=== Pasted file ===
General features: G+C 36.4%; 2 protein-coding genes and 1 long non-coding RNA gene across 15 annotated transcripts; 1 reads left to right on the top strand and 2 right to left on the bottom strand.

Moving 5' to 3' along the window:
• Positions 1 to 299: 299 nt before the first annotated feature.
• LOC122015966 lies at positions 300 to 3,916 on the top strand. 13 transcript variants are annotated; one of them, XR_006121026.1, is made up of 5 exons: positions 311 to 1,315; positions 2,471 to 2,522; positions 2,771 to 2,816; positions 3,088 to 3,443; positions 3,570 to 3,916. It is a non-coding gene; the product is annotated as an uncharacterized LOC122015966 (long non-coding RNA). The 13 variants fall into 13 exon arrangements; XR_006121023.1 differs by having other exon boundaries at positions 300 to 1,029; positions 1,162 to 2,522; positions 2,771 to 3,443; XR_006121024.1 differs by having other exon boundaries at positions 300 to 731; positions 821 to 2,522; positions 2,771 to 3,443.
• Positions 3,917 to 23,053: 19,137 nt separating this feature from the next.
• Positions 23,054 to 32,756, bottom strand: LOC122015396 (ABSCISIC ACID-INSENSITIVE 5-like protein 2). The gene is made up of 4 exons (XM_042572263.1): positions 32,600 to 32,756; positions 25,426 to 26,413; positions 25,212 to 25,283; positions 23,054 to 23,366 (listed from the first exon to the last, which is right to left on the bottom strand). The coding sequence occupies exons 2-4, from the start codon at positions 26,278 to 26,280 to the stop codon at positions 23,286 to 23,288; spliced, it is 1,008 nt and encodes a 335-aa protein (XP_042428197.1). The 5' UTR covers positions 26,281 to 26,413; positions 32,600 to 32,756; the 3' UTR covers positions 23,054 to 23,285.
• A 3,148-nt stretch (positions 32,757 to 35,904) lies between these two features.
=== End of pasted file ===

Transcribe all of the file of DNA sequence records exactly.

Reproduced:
General features: G+C 36.4%; 2 protein-coding genes and 1 long non-coding RNA gene across 15 annotated transcripts; 1 reads left to right on the top strand and 2 right to left on the bottom strand.

Moving 5' to 3' along the window:
• Positions 1 to 299: 299 nt before the first annotated feature.
• LOC122015966 lies at positions 300 to 3,916 on the top strand. 13 transcript variants are annotated; one of them, XR_006121026.1, is made up of 5 exons: positions 311 to 1,315; positions 2,471 to 2,522; positions 2,771 to 2,816; positions 3,088 to 3,443; positions 3,570 to 3,916. It is a non-coding gene; the product is annotated as an uncharacterized LOC122015966 (long non-coding RNA). The 13 variants fall into 13 exon arrangements; XR_006121023.1 differs by having other exon boundaries at positions 300 to 1,029; positions 1,162 to 2,522; positions 2,771 to 3,443; XR_006121024.1 differs by having other exon boundaries at positions 300 to 731; positions 821 to 2,522; positions 2,771 to 3,443.
• Positions 3,917 to 23,053: 19,137 nt separating this feature from the next.
• Positions 23,054 to 32,756, bottom strand: LOC122015396 (ABSCISIC ACID-INSENSITIVE 5-like protein 2). The gene is made up of 4 exons (XM_042572263.1): positions 32,600 to 32,756; positions 25,426 to 26,413; positions 25,212 to 25,283; positions 23,054 to 23,366 (listed from the first exon to the last, which is right to left on the bottom strand). The coding sequence occupies exons 2-4, from the start codon at positions 26,278 to 26,280 to the stop codon at positions 23,286 to 23,288; spliced, it is 1,008 nt and encodes a 335-aa protein (XP_042428197.1). The 5' UTR covers positions 26,281 to 26,413; positions 32,600 to 32,756; the 3' UTR covers positions 23,054 to 23,285.
• A 3,148-nt stretch (positions 32,757 to 35,904) lies between these two features.